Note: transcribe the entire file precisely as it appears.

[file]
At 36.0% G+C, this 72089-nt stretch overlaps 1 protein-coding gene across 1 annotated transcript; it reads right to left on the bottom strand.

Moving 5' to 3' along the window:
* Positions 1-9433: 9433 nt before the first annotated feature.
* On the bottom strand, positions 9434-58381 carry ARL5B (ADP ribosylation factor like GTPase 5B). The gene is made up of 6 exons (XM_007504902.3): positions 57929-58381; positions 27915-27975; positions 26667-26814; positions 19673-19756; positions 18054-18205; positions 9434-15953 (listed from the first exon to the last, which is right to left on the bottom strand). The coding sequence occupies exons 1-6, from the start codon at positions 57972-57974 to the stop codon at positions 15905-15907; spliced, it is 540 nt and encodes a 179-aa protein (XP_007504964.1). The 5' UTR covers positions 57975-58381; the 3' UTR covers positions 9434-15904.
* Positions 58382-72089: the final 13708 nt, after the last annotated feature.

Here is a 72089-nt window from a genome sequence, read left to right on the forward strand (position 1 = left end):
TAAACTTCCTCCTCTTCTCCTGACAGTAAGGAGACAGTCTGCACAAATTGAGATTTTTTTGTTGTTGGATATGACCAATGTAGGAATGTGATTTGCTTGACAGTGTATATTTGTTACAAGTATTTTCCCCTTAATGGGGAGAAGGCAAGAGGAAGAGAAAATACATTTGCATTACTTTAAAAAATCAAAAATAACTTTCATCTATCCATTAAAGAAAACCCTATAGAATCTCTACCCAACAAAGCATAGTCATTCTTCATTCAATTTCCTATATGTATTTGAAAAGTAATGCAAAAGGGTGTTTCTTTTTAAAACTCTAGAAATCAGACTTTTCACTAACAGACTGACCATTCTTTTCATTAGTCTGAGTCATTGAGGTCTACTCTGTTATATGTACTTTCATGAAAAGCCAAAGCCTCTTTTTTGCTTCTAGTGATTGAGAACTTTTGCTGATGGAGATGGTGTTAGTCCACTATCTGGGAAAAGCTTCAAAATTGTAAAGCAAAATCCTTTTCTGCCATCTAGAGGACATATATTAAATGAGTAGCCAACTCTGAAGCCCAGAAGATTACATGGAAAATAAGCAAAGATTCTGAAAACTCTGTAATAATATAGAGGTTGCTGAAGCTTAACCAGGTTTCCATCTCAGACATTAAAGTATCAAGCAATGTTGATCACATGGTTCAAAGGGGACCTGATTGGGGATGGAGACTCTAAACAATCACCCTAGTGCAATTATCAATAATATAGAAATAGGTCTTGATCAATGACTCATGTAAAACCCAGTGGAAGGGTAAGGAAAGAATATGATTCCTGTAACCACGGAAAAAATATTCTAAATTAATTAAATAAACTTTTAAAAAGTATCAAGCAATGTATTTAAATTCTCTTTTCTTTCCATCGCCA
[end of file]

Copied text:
At 36.0% G+C, this 72089-nt stretch overlaps 1 protein-coding gene across 1 annotated transcript; it reads right to left on the bottom strand.

Moving 5' to 3' along the window:
* Positions 1-9433: 9433 nt before the first annotated feature.
* On the bottom strand, positions 9434-58381 carry ARL5B (ADP ribosylation factor like GTPase 5B). The gene is made up of 6 exons (XM_007504902.3): positions 57929-58381; positions 27915-27975; positions 26667-26814; positions 19673-19756; positions 18054-18205; positions 9434-15953 (listed from the first exon to the last, which is right to left on the bottom strand). The coding sequence occupies exons 1-6, from the start codon at positions 57972-57974 to the stop codon at positions 15905-15907; spliced, it is 540 nt and encodes a 179-aa protein (XP_007504964.1). The 5' UTR covers positions 57975-58381; the 3' UTR covers positions 9434-15904.
* Positions 58382-72089: the final 13708 nt, after the last annotated feature.

Here is a 72089-nt window from a genome sequence, read left to right on the forward strand (position 1 = left end):
TAAACTTCCTCCTCTTCTCCTGACAGTAAGGAGACAGTCTGCACAAATTGAGATTTTTTTGTTGTTGGATATGACCAATGTAGGAATGTGATTTGCTTGACAGTGTATATTTGTTACAAGTATTTTCCCCTTAATGGGGAGAAGGCAAGAGGAAGAGAAAATACATTTGCATTACTTTAAAAAATCAAAAATAACTTTCATCTATCCATTAAAGAAAACCCTATAGAATCTCTACCCAACAAAGCATAGTCATTCTTCATTCAATTTCCTATATGTATTTGAAAAGTAATGCAAAAGGGTGTTTCTTTTTAAAACTCTAGAAATCAGACTTTTCACTAACAGACTGACCATTCTTTTCATTAGTCTGAGTCATTGAGGTCTACTCTGTTATATGTACTTTCATGAAAAGCCAAAGCCTCTTTTTTGCTTCTAGTGATTGAGAACTTTTGCTGATGGAGATGGTGTTAGTCCACTATCTGGGAAAAGCTTCAAAATTGTAAAGCAAAATCCTTTTCTGCCATCTAGAGGACATATATTAAATGAGTAGCCAACTCTGAAGCCCAGAAGATTACATGGAAAATAAGCAAAGATTCTGAAAACTCTGTAATAATATAGAGGTTGCTGAAGCTTAACCAGGTTTCCATCTCAGACATTAAAGTATCAAGCAATGTTGATCACATGGTTCAAAGGGGACCTGATTGGGGATGGAGACTCTAAACAATCACCCTAGTGCAATTATCAATAATATAGAAATAGGTCTTGATCAATGACTCATGTAAAACCCAGTGGAAGGGTAAGGAAAGAATATGATTCCTGTAACCACGGAAAAAATATTCTAAATTAATTAAATAAACTTTTAAAAAGTATCAAGCAATGTATTTAAATTCTCTTTTCTTTCCATCGCCA